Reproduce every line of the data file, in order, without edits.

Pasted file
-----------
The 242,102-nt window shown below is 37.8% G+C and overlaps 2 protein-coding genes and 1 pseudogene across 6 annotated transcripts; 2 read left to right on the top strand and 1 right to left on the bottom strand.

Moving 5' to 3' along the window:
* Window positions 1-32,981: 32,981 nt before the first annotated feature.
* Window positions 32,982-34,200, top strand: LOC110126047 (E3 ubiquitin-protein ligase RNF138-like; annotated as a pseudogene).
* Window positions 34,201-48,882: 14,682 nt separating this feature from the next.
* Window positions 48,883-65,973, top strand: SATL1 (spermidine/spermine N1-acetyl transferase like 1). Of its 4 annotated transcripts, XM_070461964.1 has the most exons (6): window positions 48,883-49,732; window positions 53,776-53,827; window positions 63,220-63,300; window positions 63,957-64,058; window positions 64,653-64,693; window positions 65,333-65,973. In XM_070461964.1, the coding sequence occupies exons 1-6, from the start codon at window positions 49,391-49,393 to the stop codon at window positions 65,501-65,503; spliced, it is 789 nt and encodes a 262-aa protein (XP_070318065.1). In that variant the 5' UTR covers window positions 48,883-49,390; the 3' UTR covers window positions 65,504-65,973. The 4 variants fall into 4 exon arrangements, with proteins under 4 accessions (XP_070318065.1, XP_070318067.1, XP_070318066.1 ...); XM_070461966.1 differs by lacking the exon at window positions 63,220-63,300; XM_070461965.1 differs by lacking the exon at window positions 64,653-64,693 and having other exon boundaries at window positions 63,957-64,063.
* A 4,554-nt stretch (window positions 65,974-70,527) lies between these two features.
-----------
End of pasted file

The 242,102-nt window shown below is 37.8% G+C and overlaps 2 protein-coding genes and 1 pseudogene across 6 annotated transcripts; 2 read left to right on the top strand and 1 right to left on the bottom strand.

Moving 5' to 3' along the window:
* Window positions 1-32,981: 32,981 nt before the first annotated feature.
* Window positions 32,982-34,200, top strand: LOC110126047 (E3 ubiquitin-protein ligase RNF138-like; annotated as a pseudogene).
* Window positions 34,201-48,882: 14,682 nt separating this feature from the next.
* Window positions 48,883-65,973, top strand: SATL1 (spermidine/spermine N1-acetyl transferase like 1). Of its 4 annotated transcripts, XM_070461964.1 has the most exons (6): window positions 48,883-49,732; window positions 53,776-53,827; window positions 63,220-63,300; window positions 63,957-64,058; window positions 64,653-64,693; window positions 65,333-65,973. In XM_070461964.1, the coding sequence occupies exons 1-6, from the start codon at window positions 49,391-49,393 to the stop codon at window positions 65,501-65,503; spliced, it is 789 nt and encodes a 262-aa protein (XP_070318065.1). In that variant the 5' UTR covers window positions 48,883-49,390; the 3' UTR covers window positions 65,504-65,973. The 4 variants fall into 4 exon arrangements, with proteins under 4 accessions (XP_070318065.1, XP_070318067.1, XP_070318066.1 ...); XM_070461966.1 differs by lacking the exon at window positions 63,220-63,300; XM_070461965.1 differs by lacking the exon at window positions 64,653-64,693 and having other exon boundaries at window positions 63,957-64,063.
* A 4,554-nt stretch (window positions 65,974-70,527) lies between these two features.